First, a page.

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Rotation of methyl radicals in a solid krypton matrix
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Image of FIG. 1.
FIG. 1.

The resonance portion of the ESR spectrum of in solid Kr at temperatures. The -line transition of the asymmetric nuclear spin state is labeled by E and the symmetric nuclear spin state -line by A above the top panel. The frequency fluctuation of the microwave source is compensated by shifting the resonance positions to the same magnetic field value.

Image of FIG. 2.
FIG. 2.

Linewidths for the -and -lines as obtained from the component are shown. The -lines exhibit strong broadening when temperature is decreased.

Image of FIG. 3.
FIG. 3.

The broad transition under the sharp pair of and resonance lines is shown at . The maximum and minimum of the broad transition are indicated by the arrows. The intensity, as well as the linewidth, is tenfold with respect to the signal originating from well-ordered lattice sites.

Image of FIG. 4.
FIG. 4.

Calculated pair potentials for the interaction in three orientations as illustrated in the inset: Rg approaching the C atom from above the molecular plane (solid), in-plane toward a H atom (dashed) or between two C–H bonds (dotted). The curves were obtained with the RHF-UCCSD(T) method using Dunning basis sets and counterpoise correction for the BSSE.

Image of FIG. 5.
FIG. 5.

Angular dependence of the caged interaction calculated after relaxing the nearest 18 Kr atom positions. The energy minimum in each contour plot panel locates the orientation of the rotation axis during the lattice geometry optimization. Color scales are quantified in and represent the low barriers in the case of nearest-neighbor distance set initially for the Kr lattice. The top left panel shows the dependence of the potential barrier height on the variation in .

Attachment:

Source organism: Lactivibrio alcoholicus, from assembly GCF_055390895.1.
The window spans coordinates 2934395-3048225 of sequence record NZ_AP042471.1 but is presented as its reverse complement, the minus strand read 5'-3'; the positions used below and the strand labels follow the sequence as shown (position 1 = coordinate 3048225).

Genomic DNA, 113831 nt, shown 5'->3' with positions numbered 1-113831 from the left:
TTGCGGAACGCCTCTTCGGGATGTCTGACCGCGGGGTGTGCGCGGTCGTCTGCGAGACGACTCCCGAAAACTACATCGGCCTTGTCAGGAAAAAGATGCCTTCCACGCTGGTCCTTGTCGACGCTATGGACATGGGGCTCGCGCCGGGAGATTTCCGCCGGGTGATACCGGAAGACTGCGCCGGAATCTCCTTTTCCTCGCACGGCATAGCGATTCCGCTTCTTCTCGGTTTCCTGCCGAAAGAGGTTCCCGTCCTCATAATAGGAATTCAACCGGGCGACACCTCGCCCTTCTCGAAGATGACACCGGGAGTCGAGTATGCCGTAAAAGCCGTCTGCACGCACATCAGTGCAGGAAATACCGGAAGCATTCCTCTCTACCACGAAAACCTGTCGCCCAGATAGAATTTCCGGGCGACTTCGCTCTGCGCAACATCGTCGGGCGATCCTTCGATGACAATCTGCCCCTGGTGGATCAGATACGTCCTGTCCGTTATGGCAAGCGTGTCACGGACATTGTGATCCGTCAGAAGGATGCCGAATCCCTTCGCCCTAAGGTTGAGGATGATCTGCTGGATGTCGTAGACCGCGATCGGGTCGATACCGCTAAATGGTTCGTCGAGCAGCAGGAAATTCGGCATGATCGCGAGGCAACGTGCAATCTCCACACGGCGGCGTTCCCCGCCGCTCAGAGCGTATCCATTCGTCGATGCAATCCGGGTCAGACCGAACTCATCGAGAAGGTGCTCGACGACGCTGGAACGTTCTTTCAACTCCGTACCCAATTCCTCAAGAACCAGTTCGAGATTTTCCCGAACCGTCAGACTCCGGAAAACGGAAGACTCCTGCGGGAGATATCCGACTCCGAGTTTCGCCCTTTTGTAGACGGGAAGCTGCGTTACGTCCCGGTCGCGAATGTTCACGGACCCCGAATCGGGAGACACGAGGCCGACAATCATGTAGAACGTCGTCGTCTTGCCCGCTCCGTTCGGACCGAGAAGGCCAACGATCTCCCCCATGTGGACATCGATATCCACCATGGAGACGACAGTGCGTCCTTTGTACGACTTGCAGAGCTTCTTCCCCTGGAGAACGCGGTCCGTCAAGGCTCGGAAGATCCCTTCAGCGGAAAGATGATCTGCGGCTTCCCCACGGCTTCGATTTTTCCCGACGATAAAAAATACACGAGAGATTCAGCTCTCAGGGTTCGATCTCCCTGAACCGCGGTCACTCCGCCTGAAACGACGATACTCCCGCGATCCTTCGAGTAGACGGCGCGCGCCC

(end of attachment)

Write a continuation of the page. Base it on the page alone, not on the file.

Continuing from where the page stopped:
Image of FIG. 6.
FIG. 6.

Dependence of the rotational energy level separation from the ground state on the crystal field strength parameter for gas phase fixed rotational constants.

Image of FIG. 7.
FIG. 7.

The intensity ratio between the spin-symmetric and antisymmetric states is constructed for several cases. The rotational energy level populations and for the and , respectively, appear as in the EPR spectrum. The nonlinearity in the plot against inverse temperature indicates the deviation from the two-level model. Top: The experimental solid Ar and Kr values are compared to curves obtained by downscaling of the rotational constants by 90% and 80%, respectively, corresponding to the pseudorotating cage model. The gas phase (unscaled and , ) result is given by the dashed curve. Bottom: Comparison to the crystal field model. The curves are plotted for the parameter or that best fit the experiments in Ar and Kr.


Generic image for table
Table I.

Experimental population ratios in solid Kr (present) and Ar (Ref. 12).

Generic image for table
Table II.

Summary of the pair interaction data used in the evaluations of potential barriers for rotation. The atom-molecule potentials are obtained from the present RHF-UCCSD(T) calculations, while the Rg-Rg is taken from Ref. 42. The Rg is assigned values of 1, 2, or 3 according to the number of equal H atoms within the molecule (see Fig. 4): Labels 1 and 2 are the in-plane components, while Rg3 aligns with the surface normal. is the plane averaged potential that accounts for the free rotation about the axis.

Generic image for table
Table III.

Temperature dependence of some computed population ratios (beyond the two-level approximation) as seen in the ESR spectra. The scalings correspond to the pseudorotating cage model, while CF labels the static crystal field model in Eq. (2).


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752b84549af89a08dbdd7fdb8b9568b5 journal.articlezxybnytfddd
Scitation: Rotation of methyl radicals in a solid krypton matrix